July 19, 2010 - AIDS researchers have finally found a vaginal gel that halves a woman's risk of getting HIV from an infected sex partner.
The announcement, made at the outset of the 18th International AIDS Conference in Vienna, Austria, marks the beginning of the end of a 20-year search. Those years saw the failure of 11 clinical trials of six different agents intended to help women avoid HIV infection.
Now a vaginal gel containing tenofovir, an anti-HIV drug sold as Viread by Gilead Sciences Inc., is the first shown to protect against infection with the AIDS virus.
The announcement was made by husband/wife researchers Quarraisha Abdool Karim, PhD, and Salim S. Abdool Karim, MD, PHD, of the Center for the AIDS Program of Research in South Africa (CAPRISA) and Columbia University.
"We now have a product that can potentially alter the epidemic ... and save millions of lives by averting HIV infection," Quarraisha Abdool Karim said at a news teleconference.
She asked reporters to imagine a young woman in rural South Africa whose partner is a migrant worker who refuses to use a condom and will not allow her to use the female condom.
"Picture [that woman] asking what I have to offer to prevent her from getting infected with HIV," Abdool Karim said. "Until today I had nothing to offer. Today that changes. I can now offer tenofovir gel that offers 39% protection. And if she is highly adherent, it can be up to 54% protection."
That's far from full protection. But given that about 10% of the population in the area where the gel was tested are infected with HIV, such protection would have a profound effect.
"Without the gel, for every 100 women, 10 will be infected in a year. With this gel, only six women will be infected," Quarraisha Abdool Karim said. "For an individual woman, we say, 'If you use it consistently, you cut your chance of infection in half."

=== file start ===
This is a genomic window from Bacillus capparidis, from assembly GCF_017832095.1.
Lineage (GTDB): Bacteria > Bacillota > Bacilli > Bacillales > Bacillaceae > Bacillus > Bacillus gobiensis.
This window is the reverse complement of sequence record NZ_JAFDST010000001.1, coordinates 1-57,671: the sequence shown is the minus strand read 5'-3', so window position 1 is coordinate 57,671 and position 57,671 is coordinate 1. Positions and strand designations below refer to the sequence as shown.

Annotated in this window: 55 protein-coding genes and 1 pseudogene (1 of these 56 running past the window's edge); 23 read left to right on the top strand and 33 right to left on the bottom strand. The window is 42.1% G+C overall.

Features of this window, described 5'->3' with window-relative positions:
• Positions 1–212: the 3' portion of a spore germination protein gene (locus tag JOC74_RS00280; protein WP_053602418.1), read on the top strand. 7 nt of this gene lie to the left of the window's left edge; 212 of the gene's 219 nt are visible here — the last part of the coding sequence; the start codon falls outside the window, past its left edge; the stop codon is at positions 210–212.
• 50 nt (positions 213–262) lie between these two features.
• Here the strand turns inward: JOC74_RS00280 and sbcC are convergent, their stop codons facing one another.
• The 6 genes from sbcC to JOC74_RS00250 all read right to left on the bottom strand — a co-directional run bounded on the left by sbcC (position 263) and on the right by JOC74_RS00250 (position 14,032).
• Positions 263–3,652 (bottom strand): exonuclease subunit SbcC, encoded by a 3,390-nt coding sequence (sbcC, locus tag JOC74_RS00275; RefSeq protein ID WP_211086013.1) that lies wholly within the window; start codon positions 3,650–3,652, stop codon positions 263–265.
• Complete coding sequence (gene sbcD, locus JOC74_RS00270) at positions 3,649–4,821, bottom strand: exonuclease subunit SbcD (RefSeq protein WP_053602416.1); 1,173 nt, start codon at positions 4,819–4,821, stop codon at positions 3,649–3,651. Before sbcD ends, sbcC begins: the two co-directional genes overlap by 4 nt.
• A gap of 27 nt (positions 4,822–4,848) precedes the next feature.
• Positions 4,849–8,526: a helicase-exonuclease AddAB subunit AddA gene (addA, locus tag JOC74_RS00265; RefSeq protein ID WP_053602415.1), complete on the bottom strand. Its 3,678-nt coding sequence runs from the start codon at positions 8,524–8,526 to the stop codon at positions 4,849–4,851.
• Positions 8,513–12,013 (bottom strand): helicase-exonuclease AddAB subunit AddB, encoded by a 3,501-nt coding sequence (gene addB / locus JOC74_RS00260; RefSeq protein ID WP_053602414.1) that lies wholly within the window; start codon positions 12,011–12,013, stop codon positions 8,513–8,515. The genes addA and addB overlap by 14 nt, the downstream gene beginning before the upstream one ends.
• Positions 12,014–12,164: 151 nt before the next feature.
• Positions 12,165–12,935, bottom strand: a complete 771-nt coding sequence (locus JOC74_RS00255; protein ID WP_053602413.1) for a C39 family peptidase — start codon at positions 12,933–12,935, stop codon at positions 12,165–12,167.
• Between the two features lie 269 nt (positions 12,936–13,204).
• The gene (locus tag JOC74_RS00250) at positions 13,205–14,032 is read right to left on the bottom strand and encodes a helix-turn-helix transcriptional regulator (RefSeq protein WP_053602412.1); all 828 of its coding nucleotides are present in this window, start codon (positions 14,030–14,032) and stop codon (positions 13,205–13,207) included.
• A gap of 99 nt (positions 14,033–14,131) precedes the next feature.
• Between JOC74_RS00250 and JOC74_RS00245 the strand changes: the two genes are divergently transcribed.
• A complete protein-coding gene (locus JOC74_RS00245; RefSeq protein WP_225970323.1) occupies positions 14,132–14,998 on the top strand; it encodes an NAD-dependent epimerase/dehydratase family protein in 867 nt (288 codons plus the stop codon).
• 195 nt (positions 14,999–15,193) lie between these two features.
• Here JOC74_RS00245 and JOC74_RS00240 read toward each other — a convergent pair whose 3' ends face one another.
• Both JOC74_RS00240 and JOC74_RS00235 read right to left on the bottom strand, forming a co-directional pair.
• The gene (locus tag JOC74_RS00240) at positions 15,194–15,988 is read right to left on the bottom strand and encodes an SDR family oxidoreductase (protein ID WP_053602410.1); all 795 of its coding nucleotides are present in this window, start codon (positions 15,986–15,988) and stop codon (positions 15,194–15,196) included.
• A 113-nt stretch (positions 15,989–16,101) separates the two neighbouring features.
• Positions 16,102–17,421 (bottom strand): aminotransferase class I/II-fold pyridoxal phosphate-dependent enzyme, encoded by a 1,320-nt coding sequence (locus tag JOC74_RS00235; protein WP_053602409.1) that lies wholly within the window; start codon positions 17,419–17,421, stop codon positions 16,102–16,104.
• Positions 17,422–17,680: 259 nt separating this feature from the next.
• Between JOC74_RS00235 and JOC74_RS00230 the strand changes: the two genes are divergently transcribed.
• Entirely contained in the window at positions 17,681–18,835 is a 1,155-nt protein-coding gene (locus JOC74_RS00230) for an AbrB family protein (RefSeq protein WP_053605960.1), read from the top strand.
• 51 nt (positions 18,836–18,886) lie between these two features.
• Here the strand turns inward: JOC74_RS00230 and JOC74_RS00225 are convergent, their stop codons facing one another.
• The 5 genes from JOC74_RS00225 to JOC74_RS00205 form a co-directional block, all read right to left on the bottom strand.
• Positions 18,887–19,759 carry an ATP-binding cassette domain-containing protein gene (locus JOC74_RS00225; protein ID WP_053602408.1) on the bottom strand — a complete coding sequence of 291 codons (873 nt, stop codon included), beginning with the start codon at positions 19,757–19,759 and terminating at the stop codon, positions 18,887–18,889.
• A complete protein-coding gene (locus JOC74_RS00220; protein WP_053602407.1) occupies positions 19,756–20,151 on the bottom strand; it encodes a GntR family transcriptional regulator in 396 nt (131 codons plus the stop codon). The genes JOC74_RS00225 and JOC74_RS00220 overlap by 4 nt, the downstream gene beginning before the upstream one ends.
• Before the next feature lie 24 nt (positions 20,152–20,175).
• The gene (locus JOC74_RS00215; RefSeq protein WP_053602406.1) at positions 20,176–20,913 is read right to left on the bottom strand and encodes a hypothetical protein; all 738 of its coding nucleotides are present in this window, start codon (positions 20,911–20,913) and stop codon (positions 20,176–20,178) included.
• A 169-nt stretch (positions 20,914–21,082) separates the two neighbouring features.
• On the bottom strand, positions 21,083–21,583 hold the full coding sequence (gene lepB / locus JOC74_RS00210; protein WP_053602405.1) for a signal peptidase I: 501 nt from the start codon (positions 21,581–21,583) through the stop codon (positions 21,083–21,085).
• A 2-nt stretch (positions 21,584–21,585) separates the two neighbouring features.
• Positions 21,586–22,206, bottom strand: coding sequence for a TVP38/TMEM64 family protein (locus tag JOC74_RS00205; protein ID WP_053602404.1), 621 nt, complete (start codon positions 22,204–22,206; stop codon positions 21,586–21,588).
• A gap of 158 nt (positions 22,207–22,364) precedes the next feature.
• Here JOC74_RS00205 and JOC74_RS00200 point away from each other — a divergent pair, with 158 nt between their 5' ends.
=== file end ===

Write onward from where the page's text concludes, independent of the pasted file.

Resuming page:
If one in three South African women at risk of infection use the gel, she estimated, over 20 years there would be 1.3 million fewer HIV infections -- and 820,000 lives would be saved.
The gel is applied 12 hours before sex and again 12 hours later. Salim Abdool Karim said that while this should be done only once every 24 hours, the gel should theoretically offer protection to women who have sex more than once during that time.
As welcome as the findings are, the study by the Abdool Karims and colleagues must be confirmed. The study gave the gel to 445 sexually active women in rural and urban South Africa, while 444 women received identical, inactive placebo gel.
Over the course of the study, 38 women who got the gel and 60 women who got the placebo became HIV infected. Overall, that's 39% effectiveness. But women who used the gel in at least 80% of sexual encounters had a 54% prevention rate.